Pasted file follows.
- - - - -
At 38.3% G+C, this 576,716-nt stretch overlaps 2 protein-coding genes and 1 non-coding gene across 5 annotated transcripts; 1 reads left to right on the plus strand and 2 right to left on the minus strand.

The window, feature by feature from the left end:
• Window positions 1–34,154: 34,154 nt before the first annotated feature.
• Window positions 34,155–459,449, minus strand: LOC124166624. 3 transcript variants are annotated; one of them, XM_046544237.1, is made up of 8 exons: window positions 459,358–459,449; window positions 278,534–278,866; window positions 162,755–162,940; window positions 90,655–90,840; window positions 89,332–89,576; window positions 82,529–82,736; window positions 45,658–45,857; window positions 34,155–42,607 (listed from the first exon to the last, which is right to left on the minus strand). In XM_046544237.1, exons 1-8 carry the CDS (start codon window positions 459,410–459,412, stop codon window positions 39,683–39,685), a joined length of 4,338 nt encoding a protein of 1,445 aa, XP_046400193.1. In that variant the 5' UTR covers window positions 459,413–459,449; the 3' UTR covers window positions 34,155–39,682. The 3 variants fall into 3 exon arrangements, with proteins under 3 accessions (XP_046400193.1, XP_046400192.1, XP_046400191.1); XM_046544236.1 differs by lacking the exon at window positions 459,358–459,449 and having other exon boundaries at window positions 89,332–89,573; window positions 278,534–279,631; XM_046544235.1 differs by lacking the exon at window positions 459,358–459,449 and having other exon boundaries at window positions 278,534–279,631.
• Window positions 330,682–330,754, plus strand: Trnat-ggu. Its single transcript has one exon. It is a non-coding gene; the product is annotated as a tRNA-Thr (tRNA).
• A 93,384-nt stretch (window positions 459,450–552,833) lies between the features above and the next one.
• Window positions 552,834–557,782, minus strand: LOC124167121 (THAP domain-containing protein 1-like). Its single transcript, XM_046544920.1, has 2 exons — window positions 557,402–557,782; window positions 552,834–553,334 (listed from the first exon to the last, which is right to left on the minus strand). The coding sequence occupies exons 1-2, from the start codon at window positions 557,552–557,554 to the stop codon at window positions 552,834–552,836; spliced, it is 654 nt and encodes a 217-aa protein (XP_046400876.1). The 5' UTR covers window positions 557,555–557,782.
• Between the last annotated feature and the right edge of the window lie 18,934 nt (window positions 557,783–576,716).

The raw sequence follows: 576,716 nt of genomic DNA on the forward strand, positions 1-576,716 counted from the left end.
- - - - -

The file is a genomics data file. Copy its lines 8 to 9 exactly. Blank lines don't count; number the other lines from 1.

• Between the last annotated feature and the right edge of the window lie 18,934 nt (window positions 557,783–576,716).

The raw sequence follows: 576,716 nt of genomic DNA on the forward strand, positions 1-576,716 counted from the left end.